One of the key problems in product development is not having enough resources. Usually this means not having enough manpower to do all the projects on the list, leading to delays. The current ‘solution’ is for management to shout louder, exhort everyone to work harder and bang the table. Unsurprisingly, this is not very effective, because it does not address the root cause of the problem.
Another ‘solution’ is for management to insist on one pet project getting priority. This works for a while for that project, by people doing just that and robbing resources from every other project to feed the ‘pet’. Of course at the next meeting it is noticed that other projects are now slipping even more and a new ‘pet’ becomes flavour of the month – If a pet can be flavour of the month, but you know what I mean.
And so the cycle of changing priorities continues, with ultimately all projects running late, in an uncontrolled fashion and a demoralised workforce, whose mantra is ‘I wish they would make up their mind’, or perhaps more likely, ‘That lot could not organise a piss-up in a brewery’, because chaos reigns.
The solution is simple – to assess the resources that each project needs and when, to add them all up over time, compare them with the available resources and then decide an action plan to deal with the overloads. This might be setting priorities, i.e. deliberately delaying less important projects or tasks within projects, recruiting more staff in key areas, getting contractors in, outsourcing some activities, or cancelling some projects etc. The choice is yours.
Some projects will still not meet their original release date (especially if they have been cancelled!), but now your are dealing with planned delays, rather than unplanned ones, which means you are organised rather than disorganised and order, rather than chaos, reigns.
If you do this down to a sufficient level of resolution, e.g. to department level, or skill level, you may find that the problem comes down to 2 or 3 bottlenecks where most of the hold-ups occur. This means that in fact it is probably an easier problem to deal with than you thought, as you can focus just on those key areas. Of course when you have dealt with those, other bottlenecks will become apparent, which will then have to be dealt with.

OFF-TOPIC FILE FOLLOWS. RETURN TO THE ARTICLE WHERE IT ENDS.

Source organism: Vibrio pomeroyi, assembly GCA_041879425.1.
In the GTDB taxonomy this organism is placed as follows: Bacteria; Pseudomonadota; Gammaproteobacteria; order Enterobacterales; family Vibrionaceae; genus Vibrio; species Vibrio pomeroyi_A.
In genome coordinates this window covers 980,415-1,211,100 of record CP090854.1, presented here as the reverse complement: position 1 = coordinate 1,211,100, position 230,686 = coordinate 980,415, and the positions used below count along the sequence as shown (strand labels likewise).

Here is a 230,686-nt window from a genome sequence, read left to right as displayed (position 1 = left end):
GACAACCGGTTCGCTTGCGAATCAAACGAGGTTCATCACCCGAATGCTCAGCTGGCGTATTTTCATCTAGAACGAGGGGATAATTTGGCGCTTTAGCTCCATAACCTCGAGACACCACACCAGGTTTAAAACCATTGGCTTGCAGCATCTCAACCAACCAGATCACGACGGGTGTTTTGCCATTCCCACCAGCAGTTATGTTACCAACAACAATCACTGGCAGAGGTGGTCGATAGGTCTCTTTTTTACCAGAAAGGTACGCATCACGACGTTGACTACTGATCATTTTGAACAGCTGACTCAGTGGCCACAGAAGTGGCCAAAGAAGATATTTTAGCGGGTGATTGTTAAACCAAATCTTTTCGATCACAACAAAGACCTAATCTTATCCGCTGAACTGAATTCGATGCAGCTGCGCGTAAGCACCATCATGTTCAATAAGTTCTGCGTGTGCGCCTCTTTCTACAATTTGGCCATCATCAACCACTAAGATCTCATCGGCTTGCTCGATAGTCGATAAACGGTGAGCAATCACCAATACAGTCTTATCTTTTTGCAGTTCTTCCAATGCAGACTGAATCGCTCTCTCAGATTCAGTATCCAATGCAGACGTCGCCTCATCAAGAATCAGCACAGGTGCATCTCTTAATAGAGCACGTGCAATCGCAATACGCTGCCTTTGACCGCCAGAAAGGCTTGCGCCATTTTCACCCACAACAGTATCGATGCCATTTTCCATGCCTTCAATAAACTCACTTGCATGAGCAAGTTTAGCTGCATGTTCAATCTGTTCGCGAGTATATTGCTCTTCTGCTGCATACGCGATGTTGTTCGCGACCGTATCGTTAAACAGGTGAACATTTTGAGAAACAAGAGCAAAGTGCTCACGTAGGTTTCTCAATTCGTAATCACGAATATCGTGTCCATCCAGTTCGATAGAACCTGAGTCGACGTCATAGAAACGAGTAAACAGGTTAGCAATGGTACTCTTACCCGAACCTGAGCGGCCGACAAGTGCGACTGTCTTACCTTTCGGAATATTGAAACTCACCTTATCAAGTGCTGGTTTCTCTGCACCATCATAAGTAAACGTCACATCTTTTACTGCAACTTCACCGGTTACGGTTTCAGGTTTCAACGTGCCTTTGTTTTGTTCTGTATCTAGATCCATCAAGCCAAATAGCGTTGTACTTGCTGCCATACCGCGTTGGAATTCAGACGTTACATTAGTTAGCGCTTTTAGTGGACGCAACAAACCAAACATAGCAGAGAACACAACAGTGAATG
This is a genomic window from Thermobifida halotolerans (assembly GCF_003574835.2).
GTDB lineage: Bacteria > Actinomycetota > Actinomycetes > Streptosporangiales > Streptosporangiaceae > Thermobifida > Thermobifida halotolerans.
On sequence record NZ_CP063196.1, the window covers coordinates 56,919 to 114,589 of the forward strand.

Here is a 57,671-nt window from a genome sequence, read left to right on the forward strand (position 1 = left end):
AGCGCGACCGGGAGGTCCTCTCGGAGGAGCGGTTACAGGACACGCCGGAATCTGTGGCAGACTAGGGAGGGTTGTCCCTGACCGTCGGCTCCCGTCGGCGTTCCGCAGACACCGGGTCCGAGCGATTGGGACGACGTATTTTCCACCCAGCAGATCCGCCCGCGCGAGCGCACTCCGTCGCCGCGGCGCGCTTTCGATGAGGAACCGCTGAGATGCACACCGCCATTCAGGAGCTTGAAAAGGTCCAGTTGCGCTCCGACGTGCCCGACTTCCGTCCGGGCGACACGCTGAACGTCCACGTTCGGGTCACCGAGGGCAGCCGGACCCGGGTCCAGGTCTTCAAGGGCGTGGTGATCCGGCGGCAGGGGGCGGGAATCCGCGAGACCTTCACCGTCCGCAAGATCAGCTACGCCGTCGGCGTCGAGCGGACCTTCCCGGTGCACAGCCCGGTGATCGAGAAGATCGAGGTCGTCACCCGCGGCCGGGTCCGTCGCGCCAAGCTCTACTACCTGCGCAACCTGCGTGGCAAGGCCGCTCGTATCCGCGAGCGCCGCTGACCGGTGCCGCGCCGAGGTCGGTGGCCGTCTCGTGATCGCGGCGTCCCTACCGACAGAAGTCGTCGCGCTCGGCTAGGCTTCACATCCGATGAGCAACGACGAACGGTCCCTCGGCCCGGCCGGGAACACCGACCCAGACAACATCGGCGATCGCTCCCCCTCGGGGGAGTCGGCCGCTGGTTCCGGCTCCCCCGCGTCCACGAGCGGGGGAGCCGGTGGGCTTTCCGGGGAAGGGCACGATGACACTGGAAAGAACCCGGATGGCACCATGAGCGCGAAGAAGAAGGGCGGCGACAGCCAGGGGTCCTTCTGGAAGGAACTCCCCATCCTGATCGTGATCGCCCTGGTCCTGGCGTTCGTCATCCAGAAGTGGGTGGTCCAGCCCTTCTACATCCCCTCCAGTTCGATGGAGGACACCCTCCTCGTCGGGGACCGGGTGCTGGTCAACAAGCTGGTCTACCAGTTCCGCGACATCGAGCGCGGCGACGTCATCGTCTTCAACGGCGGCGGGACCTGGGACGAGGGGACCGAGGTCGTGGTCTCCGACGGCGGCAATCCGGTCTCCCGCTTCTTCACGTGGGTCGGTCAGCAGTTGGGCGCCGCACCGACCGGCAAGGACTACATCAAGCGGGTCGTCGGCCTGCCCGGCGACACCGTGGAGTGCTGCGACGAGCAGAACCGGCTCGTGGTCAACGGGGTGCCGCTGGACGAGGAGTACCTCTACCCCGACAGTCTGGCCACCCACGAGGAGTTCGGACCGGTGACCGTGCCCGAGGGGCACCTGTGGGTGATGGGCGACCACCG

If the problem is in specific areas then the best solution is usually to reinforce those areas, either temporarily or permanently. If the problem is more general, then the best solution is to cancel some projects, to allow the ‘good’ ones breathing space. As Steve Jobs said “It’s saying no to a 1000 things to allow you to focus on the really important ones”. In your case, perhaps it is saying no to only a few things, rather than 1000.
So the key is:-
- Do Resource Planning at a sufficiently detailed level to see the bottlenecks
- Remove those bottlenecks, by reinforcing them
- Cancel some projects completely to give space for the good ones.
- Prioritise the remaining projects
This may take some time and effort the first time that you do it, but then as each new project comes along it becomes relatively easy to see whether it will fit in from a resource point of view.
It does not matter how you do it; Excel, MS Project, or a more sophisticated tool. The key is that you make a start and do it somehow.
For further information or to discuss how we may be able to advise you with regard to your specific problems, please contact us, and we will do our best to help.